Artificial Intelligence, Are the Machines Taking over Essay
Artificial Intelligence, Are the Machines Taking over
While a machine is just a machine made of metal, plastic, silicone and computer chips, it is only as smart as the human that programmed it right? The strides made thus far are only be the beginning of the huge impact and achievements of the computer revolution , and technological advances are creating machines, usually computers that are able to make seemingly intelligent decisions, or act as if possessing intelligence of a human scale.
It is only a matter of time before we live in a world of robots that serve humans as portrayed in the 20th Century Fox movie “I Robot”, because researchers are creating systems which can mimic human thought, understand speech and even play games with us. As our minds evolve, so does our imagination and the creations we come up with. Artificial intelligence may have been first imagined as an attempt at replicating our own intelligence, but the possibilities of achieving true artificial intelligence is closer than any of us have imagined.
Computers, when first invented were fast at computing data, but now they communicate and calculate data much faster than most human beings, but still have difficult fulfilling certain functions such as pattern recognition. Today, research in artificial intelligence is advancing rapidly, and many people feel threatened by the possibility of a robot taking over their job, leaving human beings without work.
When computers were first developed in the 1950’s, the hype about how machines could think like human beings took the scientific world by storm, but the truth of the matter was that computers were very slow, and not capable of what inventors thought they could be. A few years later, an IBM computer defeated world chess champion Gary Kasparov at a game of chess and the hype was reborn. People immediately believed that computers would take over the world and robots would be here to stay.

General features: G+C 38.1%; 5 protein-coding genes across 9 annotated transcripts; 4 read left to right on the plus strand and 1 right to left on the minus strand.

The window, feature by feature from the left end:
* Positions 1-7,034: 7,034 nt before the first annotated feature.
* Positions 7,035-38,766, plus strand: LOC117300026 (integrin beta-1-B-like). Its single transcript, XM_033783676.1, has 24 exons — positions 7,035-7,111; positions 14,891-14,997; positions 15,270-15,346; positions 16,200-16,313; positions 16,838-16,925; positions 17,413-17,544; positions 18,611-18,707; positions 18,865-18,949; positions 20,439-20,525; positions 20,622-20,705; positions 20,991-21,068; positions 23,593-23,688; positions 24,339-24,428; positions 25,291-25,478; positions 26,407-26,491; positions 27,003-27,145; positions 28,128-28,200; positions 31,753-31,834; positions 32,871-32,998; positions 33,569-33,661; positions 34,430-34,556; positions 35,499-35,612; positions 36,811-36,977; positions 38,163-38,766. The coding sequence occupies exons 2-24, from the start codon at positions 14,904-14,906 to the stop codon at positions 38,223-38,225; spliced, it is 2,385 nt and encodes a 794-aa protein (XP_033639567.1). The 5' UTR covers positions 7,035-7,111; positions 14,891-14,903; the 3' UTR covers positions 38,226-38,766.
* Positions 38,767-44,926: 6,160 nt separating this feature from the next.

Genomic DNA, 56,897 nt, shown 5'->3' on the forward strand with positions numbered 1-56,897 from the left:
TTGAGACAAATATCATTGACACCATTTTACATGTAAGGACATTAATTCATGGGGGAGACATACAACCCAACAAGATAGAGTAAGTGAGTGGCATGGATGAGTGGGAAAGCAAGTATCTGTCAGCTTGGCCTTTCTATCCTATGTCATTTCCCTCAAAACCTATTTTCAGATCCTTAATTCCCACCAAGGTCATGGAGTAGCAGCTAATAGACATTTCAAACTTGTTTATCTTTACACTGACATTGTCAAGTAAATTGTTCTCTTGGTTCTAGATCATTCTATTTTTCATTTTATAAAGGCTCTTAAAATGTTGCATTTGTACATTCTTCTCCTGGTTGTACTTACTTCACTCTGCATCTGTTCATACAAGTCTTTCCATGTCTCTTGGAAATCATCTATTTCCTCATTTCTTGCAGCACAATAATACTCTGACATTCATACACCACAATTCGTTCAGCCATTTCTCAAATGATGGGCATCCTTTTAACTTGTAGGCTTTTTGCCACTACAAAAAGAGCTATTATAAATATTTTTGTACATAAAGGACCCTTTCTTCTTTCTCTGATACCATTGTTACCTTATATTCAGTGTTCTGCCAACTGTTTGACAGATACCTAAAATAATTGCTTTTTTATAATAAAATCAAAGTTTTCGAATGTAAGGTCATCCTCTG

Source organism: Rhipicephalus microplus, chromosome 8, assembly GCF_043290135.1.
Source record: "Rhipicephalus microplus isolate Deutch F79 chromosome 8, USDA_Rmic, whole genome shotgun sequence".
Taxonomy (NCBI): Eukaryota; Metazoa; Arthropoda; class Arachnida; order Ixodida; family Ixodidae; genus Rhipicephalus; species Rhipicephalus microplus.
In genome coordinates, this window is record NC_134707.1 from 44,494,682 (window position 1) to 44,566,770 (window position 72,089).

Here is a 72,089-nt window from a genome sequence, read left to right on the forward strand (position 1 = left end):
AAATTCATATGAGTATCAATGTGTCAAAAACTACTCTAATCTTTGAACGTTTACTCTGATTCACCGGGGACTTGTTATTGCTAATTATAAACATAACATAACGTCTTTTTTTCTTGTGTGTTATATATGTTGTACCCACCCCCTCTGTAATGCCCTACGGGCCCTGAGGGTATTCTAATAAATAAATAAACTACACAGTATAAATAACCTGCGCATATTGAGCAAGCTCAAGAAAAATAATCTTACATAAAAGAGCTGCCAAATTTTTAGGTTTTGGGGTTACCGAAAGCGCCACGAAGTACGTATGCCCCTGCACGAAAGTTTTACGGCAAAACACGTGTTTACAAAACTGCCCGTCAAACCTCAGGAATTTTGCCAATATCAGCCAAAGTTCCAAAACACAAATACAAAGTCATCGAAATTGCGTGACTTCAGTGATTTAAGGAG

When thinking of Artificial Intelligence (AI), we have to look at what is considered both strong AI and weak AI. Strong AI makes the bold claim that computers can be made to think on a level at least equal to humans; that they are capable of cognitive mental states. This is the kind of AI that is portrayed in movies like “I Robot”. What this means is that the computer thinks and reasons like a human being. This then becomes the human-like AI. Also a form of strong AI is the non-human like AI in which computer program develops a totally non-human sentience, and a non-human way of thinking and reasoning.
Weak AI simply states that some “thinking-like” features can be added to computers to make them more useful tools; that machines can simulate human cognition, in other words act as if they are intelligent. This has already started to happen, for example, speech recognition software. Much of the focus during the development of AI research draws from an experimental approach to psychology, looking at things such as mood and personality and emphasizes what may be called linguistic intelligence.
In an article from the University of Zurich titled “Experimental Standards in Research on AI and Humor when Considering Psychology” Laughter is a significant feature of human communication, and machines acting in roles like companions or tutors should not be blind to it. So far, the progress has been limited that allows computer-based applications to deal with laughter and its recognition in the human user. In consequence, only few interactive multimodal systems exist that utilizes laughter in interaction” (Platt et Al 2012).
Laughter is partly a contribution to moods in human beings and in research this is just one element that is being attempted to be recreated in AI. “Understanding the psychological impact of the interface between computer and human allows for the evaluation of the AI’s success” (Platt et Al 2012). Linguistic intelligence is best explained or shown in the Turing test. Named for Alan Turing who in 1937, being one of the “first people to consider the philosophical implications of intelligent machines” (Bowles 2010), the Turning test was designed to “prove whether or not a computer was intelligent” (Bowles 2010).
The test consisted of a judge having a conversation with both a person and a computer, both hidden behind curtains to determine the difference between the person and the computer. If the determination could not be made then the computer was considered to be intelligent. “The Turing Test became a founding concept in the philosophy of artificial intelligence “(Bowles 2010). AI development also draws information and theories from animal studies, specifically with insects. By studying insects, it has been shown that insect movements are easier to emulate with robots that those movements of humans.